Extreme case: Sanjai Shah

Sanjai Shah had lived his entire life in Kenya as a Kenyan citizen. He had a Kenyan passport and considered himslef a Kenyan citizen. He never knew that he had a claim to British nationality. When he discovered that he was entitled to a BOC passport, he applied for it and then used it to travel to the UK in 2004. However, the BOC passport does not entitle you to live in the UK. UK Immigration officials did not believe that he only wanted to visit the UK, and suspected that he intended to remain in the UK permanently. They refused him entry and sent him back to Kenya. He then staged a 13 month protest living in Kenya’s International Airport between arrivals and immigration control.

In order to be eligible to register as a full British Citizen under section 4B of the BNA 1981, Sanjai had to prove that he had not had any other nationality apart from his BOC status. He argued with the British High Commission that although he had a Kenyan passport for many years, he had never been a Kenyan citizen as Kenyan law did not allow for dual citizenship. Eventually the British High Commission accepted his argument and in July 2005 allowed him to register as a British Citizen.

Changes to Kenya’s Constitution

At present Kenya’s constitution is being revised to include an allowance for dual citizenship. The proposed constitution was officially published on 6 May 2010 and it will be subject to a referendum on 4 August 2010. If the proposed changes are approved in the referendum then Kenyans will have the right to dual citizenship. For the implications of the proposed changes please see the entry Kenyan Constitutional Reform: Potential Problems in Nationality/Citizenship Matters.

Benefits of British Nationality/Citizenship

Acquiring British citizenship brings with it many opportunities and benefits. The most obvious is the ability to settle in the UK, and the extensive financial and social support that British citizens can be eligible for both in the UK and abroad. Access to the Free National Health Service, and eligibility for social benefits such as housing, and income support is highly valuable. The children of British Citizens have access to high quality free education at primary and secondary school, as well as reduced fees for University and the possibility of grants to assist with the costs of higher education. Citizenship also enables individuals to take advantage of the benefits of being European Union (EU) citizens, such as ease of travel and residence throughout the EU, and the opportunity to work in other EU countries.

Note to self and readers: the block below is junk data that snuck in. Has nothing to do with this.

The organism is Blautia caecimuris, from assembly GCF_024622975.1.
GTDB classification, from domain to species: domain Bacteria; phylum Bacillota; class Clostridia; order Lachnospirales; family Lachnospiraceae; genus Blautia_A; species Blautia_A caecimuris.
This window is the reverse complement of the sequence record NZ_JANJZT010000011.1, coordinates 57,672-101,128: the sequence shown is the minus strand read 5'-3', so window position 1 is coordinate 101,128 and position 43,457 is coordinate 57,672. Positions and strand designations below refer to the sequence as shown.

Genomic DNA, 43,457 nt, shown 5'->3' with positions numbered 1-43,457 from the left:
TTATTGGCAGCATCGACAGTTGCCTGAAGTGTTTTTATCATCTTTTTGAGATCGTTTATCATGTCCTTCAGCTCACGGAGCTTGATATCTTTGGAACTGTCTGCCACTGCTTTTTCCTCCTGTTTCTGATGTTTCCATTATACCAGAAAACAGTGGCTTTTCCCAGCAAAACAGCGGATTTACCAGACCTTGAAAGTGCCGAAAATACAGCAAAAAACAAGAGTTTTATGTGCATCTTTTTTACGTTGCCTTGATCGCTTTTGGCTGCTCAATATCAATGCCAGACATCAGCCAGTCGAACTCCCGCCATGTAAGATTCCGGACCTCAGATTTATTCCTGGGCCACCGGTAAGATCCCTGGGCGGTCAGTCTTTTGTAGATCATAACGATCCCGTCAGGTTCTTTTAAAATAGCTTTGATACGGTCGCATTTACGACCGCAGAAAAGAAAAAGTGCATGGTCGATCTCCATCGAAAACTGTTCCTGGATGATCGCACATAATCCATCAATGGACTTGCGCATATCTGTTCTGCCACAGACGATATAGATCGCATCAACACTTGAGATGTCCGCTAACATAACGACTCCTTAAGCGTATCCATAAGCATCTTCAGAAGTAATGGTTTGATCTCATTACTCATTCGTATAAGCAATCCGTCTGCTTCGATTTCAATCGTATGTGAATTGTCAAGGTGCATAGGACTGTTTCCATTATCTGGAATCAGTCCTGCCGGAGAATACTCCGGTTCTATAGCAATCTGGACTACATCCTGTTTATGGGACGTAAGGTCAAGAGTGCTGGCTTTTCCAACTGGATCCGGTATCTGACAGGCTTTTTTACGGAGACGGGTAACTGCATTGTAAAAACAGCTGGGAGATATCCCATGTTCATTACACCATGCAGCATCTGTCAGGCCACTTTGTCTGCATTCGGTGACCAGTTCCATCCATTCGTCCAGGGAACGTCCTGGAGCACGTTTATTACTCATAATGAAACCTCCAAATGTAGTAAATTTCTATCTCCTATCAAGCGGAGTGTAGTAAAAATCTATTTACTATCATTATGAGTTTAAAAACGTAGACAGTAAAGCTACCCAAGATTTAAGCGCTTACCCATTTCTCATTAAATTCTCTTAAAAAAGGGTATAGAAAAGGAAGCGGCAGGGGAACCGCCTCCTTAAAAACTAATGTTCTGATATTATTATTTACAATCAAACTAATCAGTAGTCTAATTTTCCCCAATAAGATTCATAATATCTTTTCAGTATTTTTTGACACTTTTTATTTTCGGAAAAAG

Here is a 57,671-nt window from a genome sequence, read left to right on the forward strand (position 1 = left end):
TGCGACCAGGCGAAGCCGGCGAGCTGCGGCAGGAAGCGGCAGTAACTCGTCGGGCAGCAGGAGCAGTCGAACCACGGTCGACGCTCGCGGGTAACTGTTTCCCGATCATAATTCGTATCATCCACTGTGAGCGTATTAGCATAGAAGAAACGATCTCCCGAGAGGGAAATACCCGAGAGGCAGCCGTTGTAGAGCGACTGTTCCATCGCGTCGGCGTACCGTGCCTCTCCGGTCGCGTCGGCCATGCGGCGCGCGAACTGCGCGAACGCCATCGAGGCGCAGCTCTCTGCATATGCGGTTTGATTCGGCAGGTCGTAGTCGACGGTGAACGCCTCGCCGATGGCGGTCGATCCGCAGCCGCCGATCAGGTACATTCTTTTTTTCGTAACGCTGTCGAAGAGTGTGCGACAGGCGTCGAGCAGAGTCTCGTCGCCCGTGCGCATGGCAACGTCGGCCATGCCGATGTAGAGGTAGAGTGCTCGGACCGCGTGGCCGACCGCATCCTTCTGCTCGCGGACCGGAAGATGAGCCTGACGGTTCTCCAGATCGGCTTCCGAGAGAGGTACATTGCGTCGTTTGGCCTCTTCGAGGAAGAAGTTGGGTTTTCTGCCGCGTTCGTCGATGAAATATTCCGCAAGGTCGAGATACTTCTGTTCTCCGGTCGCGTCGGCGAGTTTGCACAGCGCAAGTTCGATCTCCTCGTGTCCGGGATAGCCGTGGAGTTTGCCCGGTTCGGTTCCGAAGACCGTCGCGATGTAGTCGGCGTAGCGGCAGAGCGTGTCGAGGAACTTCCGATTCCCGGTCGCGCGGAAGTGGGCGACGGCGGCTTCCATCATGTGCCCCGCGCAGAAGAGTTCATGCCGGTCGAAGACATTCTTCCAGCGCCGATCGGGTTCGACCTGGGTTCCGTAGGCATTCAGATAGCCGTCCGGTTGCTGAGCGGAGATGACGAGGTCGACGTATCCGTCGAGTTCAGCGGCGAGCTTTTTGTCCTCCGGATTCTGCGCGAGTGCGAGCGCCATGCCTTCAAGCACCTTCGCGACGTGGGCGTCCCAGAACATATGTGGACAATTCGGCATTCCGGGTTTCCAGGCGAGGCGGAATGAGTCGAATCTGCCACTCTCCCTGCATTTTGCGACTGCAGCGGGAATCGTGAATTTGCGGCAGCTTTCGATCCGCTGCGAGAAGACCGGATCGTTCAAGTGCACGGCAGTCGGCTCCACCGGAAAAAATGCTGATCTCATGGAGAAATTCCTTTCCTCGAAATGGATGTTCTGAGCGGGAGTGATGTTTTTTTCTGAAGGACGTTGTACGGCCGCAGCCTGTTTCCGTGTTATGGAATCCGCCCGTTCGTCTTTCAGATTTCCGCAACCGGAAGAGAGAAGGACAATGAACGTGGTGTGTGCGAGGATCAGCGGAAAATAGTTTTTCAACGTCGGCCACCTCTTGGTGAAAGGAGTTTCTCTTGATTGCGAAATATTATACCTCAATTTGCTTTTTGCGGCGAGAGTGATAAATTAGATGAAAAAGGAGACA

A report produced under the direction of the former Attorney-General of England and Wales made the following findings in relation to British citizenship:

The British passport has instant and universal credibility. Respondents from all over the world said that they were treated with more respect by officials at passport control. Even those with European Union passports said that the British passport meant significantly less bureaucracy and an easier passage through customs. Some respondents said that their own nation’s passports created suspicion and were virtually worthless … [t]he British passport also had value here in the UK, enabling much smoother transactions with banks, landlords and other crucial services. Immigration papers and stamps in foreign passports created confusion at best and suspicion at worst, making even long-term British residents feel excluded. The British passport was an unambiguous document in terms of status but also a powerful statement of self-identity.

British Citizens can bring their spouses and children under the age of 18 years to live and settle with them in the UK. In addition, because of the special historical context for East African Asians, even children over the age of 18 can join their parents in the UK for settlement.

East African Asian British Nationality cases: how we can help you

We specialise in all aspects of immigration and nationality law. We have dealt with numerous nationality cases from East Africa successfully by obtaining British passports for our clients. Many of our clients were unaware of their claim to British nationality before they came to us. The process of obtaining your British passport can be difficult as often the British authorities require you to produce documents that you do not have to establish your claim. We have experience in successfully dealing with such difficulties, and will be able to guide you through the entire process.

We have assisted others in bringing their adult children to join them in the UK. With our wealth of experience in this field we remain committed to representing our clients by providing them with the results which make a difference not only in the East African British nationality saga but in all other aspects of immigration law.

Contact us today for a free assessment of your case.

About Asad Ali Khan, BA, MSc, MA, LL.B (Hons), LL.M

Senior Partner, Khan & Co, Barristers-at-Law
This entry was posted in Article 8, British Overseas Citizens, Citizenship and Nationality, Constitution, East African Asians, Kenya and tagged , , , , . Bookmark the permalink.

3 Responses to British nationality claims: The Case of the East African Asians

  1. British Nationality rules were always. gender biased because women were never till 2002 allowed to give their nationality to their children and this was also restricted to women who were born or registered or naturalized in the UK. A BOC could pass on his nationality to his children but women could not. Between the Kenyan law passed in 1982 and the British stopping the BOC fathers, many children became stateless and are in a limbo till date.